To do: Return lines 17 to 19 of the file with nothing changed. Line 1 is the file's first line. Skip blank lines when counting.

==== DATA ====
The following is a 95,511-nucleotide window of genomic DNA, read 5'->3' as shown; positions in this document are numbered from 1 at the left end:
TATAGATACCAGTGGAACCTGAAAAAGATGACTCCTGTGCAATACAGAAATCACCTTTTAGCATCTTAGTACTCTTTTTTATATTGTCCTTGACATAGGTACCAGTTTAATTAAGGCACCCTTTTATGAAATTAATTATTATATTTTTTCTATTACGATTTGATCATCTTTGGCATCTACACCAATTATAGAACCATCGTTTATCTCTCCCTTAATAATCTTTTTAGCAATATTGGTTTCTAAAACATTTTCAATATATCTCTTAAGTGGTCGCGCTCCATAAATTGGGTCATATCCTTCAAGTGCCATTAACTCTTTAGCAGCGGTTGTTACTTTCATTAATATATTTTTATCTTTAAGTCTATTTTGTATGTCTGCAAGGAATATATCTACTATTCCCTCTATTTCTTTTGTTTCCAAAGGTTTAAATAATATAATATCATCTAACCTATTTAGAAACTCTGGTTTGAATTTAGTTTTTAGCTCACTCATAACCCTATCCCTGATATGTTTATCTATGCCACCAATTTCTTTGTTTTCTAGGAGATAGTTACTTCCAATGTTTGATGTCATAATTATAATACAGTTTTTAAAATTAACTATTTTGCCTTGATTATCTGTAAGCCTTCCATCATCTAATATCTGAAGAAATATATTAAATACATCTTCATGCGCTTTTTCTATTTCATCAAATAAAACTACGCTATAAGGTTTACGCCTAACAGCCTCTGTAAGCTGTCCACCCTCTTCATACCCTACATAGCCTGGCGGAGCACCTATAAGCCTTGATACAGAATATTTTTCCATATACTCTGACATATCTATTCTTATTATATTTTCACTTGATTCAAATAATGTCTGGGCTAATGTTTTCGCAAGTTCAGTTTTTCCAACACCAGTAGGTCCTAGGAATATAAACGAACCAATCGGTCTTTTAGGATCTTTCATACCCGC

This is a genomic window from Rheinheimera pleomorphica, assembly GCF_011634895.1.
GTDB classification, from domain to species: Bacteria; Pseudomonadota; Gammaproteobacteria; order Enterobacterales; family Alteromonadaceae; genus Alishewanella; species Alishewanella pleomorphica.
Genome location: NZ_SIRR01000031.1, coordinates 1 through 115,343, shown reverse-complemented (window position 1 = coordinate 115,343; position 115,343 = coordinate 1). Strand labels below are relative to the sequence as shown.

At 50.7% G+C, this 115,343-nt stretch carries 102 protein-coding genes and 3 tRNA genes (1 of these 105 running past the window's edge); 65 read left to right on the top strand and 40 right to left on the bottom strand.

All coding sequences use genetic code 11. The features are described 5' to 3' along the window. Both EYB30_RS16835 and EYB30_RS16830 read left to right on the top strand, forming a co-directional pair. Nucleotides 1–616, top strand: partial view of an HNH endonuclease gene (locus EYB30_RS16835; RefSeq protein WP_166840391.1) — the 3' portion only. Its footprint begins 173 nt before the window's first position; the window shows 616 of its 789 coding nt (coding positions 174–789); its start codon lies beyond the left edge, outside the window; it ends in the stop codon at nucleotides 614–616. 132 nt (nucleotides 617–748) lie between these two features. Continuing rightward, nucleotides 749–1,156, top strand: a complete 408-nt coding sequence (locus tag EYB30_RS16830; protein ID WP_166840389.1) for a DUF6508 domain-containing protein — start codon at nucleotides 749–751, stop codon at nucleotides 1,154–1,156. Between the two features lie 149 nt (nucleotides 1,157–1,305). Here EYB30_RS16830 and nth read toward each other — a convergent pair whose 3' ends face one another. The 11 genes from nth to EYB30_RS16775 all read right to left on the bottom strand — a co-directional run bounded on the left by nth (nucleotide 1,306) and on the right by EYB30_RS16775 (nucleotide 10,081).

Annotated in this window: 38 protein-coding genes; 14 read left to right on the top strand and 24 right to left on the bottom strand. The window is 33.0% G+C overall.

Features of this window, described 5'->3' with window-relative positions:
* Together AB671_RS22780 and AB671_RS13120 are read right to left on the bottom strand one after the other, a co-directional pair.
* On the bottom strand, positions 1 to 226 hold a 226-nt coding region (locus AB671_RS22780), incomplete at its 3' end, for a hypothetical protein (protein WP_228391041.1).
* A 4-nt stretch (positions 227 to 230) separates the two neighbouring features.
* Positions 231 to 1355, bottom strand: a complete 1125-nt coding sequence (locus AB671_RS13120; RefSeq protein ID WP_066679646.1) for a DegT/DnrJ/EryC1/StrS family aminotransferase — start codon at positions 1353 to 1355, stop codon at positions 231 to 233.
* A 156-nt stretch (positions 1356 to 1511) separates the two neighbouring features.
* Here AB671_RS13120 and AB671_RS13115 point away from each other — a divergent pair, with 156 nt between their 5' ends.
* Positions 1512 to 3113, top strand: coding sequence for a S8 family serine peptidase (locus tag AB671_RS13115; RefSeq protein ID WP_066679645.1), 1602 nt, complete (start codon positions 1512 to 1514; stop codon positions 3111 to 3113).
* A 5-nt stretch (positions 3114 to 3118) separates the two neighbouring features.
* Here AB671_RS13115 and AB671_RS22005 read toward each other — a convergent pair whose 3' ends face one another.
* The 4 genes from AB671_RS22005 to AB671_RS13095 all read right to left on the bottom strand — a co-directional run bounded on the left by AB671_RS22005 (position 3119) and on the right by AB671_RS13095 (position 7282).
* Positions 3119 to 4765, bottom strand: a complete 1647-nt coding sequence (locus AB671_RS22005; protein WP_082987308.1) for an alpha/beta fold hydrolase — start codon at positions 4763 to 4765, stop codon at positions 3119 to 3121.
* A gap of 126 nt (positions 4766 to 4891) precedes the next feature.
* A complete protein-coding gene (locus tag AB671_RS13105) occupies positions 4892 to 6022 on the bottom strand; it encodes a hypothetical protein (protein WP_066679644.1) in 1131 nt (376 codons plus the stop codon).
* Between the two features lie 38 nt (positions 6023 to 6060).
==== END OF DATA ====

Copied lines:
* A 5-nt stretch (positions 3114 to 3118) separates the two neighbouring features.
* Here AB671_RS13115 and AB671_RS22005 read toward each other — a convergent pair whose 3' ends face one another.
* The 4 genes from AB671_RS22005 to AB671_RS13095 all read right to left on the bottom strand — a co-directional run bounded on the left by AB671_RS22005 (position 3119) and on the right by AB671_RS13095 (position 7282).